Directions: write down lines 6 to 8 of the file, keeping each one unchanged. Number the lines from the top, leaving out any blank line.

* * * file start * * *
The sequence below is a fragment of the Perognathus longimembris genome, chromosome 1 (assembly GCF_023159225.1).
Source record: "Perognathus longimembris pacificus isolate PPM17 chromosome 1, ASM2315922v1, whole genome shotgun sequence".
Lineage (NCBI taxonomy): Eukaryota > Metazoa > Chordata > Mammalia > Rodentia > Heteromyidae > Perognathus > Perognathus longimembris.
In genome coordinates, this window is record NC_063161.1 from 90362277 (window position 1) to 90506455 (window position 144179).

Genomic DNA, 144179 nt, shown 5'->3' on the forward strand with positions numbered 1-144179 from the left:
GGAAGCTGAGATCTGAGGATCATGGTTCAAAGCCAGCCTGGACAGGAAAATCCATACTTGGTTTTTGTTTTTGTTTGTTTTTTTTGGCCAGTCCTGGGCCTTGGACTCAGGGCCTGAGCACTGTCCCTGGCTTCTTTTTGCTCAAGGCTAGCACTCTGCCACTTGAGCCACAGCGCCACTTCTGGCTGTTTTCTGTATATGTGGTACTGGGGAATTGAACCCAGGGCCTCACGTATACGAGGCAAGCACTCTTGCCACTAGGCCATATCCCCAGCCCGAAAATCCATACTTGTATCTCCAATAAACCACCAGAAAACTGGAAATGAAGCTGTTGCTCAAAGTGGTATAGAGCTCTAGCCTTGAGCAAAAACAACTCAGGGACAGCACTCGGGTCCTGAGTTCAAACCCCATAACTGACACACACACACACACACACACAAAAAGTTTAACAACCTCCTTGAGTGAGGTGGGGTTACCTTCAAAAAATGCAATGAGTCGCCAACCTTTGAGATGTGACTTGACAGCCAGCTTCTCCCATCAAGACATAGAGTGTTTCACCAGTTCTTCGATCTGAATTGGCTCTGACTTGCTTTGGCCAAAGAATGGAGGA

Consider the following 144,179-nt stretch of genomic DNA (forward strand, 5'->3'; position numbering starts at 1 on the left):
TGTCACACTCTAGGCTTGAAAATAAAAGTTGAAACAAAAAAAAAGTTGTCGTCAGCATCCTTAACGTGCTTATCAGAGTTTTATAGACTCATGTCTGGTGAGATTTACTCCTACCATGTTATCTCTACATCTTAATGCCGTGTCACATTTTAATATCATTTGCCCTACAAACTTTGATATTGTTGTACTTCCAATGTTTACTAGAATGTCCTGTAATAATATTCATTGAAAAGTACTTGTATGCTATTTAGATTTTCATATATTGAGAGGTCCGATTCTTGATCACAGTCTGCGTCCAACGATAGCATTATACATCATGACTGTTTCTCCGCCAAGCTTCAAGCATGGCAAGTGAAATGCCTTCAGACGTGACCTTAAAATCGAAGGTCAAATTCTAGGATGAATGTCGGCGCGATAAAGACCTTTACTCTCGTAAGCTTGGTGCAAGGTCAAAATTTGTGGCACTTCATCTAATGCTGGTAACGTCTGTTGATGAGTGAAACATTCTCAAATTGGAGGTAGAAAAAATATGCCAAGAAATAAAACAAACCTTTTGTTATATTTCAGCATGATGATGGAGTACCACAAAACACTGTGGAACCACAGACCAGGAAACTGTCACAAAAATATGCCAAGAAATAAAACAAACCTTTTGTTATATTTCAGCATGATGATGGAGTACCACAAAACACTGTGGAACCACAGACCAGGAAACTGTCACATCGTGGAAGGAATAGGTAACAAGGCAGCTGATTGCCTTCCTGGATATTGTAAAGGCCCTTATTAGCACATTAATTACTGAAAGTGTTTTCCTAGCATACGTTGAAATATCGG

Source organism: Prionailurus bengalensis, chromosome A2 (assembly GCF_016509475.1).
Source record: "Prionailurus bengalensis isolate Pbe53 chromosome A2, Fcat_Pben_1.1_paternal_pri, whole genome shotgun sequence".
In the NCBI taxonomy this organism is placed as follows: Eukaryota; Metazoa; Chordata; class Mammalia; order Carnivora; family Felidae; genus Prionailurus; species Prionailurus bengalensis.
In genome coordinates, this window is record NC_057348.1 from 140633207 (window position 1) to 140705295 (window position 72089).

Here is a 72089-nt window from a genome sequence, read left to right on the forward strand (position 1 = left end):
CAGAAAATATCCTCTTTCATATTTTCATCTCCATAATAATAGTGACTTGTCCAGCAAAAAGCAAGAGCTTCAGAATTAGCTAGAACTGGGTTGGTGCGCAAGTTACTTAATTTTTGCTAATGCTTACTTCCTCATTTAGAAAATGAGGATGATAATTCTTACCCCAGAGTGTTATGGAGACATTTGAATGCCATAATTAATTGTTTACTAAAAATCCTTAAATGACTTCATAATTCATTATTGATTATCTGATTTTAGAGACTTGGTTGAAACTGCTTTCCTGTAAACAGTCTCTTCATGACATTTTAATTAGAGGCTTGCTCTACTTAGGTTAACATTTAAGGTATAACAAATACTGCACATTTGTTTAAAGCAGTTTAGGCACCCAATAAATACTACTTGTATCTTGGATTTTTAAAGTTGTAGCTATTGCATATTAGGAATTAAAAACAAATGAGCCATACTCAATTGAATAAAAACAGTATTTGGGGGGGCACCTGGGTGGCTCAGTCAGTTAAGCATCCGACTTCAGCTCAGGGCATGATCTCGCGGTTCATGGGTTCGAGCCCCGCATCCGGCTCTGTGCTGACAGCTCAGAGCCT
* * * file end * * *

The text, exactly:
GGAAGCTGAGATCTGAGGATCATGGTTCAAAGCCAGCCTGGACAGGAAAATCCATACTTGGTTTTTGTTTTTGTTTGTTTTTTTTGGCCAGTCCTGGGCCTTGGACTCAGGGCCTGAGCACTGTCCCTGGCTTCTTTTTGCTCAAGGCTAGCACTCTGCCACTTGAGCCACAGCGCCACTTCTGGCTGTTTTCTGTATATGTGGTACTGGGGAATTGAACCCAGGGCCTCACGTATACGAGGCAAGCACTCTTGCCACTAGGCCATATCCCCAGCCCGAAAATCCATACTTGTATCTCCAATAAACCACCAGAAAACTGGAAATGAAGCTGTTGCTCAAAGTGGTATAGAGCTCTAGCCTTGAGCAAAAACAACTCAGGGACAGCACTCGGGTCCTGAGTTCAAACCCCATAACTGACACACACACACACACACACACAAAAAGTTTAACAACCTCCTTGAGTGAGGTGGGGTTACCTTCAAAAAATGCAATGAGTCGCCAACCTTTGAGATGTGACTTGACAGCCAGCTTCTCCCATCAAGACATAGAGTGTTTCACCAGTTCTTCGATCTGAATTGGCTCTGACTTGCTTTGGCCAAAGAATGGAGGA

Consider the following 144,179-nt stretch of genomic DNA (forward strand, 5'->3'; position numbering starts at 1 on the left):
TGTCACACTCTAGGCTTGAAAATAAAAGTTGAAACAAAAAAAAAGTTGTCGTCAGCATCCTTAACGTGCTTATCAGAGTTTTATAGACTCATGTCTGGTGAGATTTACTCCTACCATGTTATCTCTACATCTTAATGCCGTGTCACATTTTAATATCATTTGCCCTACAAACTTTGATATTGTTGTACTTCCAATGTTTACTAGAATGTCCTGTAATAATATTCATTGAAAAGTACTTGTATGCTATTTAGATTTTCATATATTGAGAGGTCCGATTCTTGATCACAGTCTGCGTCCAACGATAGCATTATACATCATGACTGTTTCTCCGCCAAGCTTCAAGCATGGCAAGTGAAATGCCTTCAGACGTGACCTTAAAATCGAAGGTCAAATTCTAGGATGAATGTCGGCGCGATAAAGACCTTTACTCTCGTAAGCTTGGTGCAAGGTCAAAATTTGTGGCACTTCATCTAATGCTGGTAACGTCTGTTGATGAGTGAAACATTCTCAAATTGGAGGTAGAAAAAATATGCCAAGAAATAAAACAAACCTTTTGTTATATTTCAGCATGATGATGGAGTACCACAAAACACTGTGGAACCACAGACCAGGAAACTGTCACAAAAATATGCCAAGAAATAAAACAAACCTTTTGTTATATTTCAGCATGATGATGGAGTACCACAAAACACTGTGGAACCACAGACCAGGAAACTGTCACATCGTGGAAGGAATAGGTAACAAGGCAGCTGATTGCCTTCCTGGATATTGTAAAGGCCCTTATTAGCACATTAATTACTGAAAGTGTTTTCCTAGCATACGTTGAAATATCGG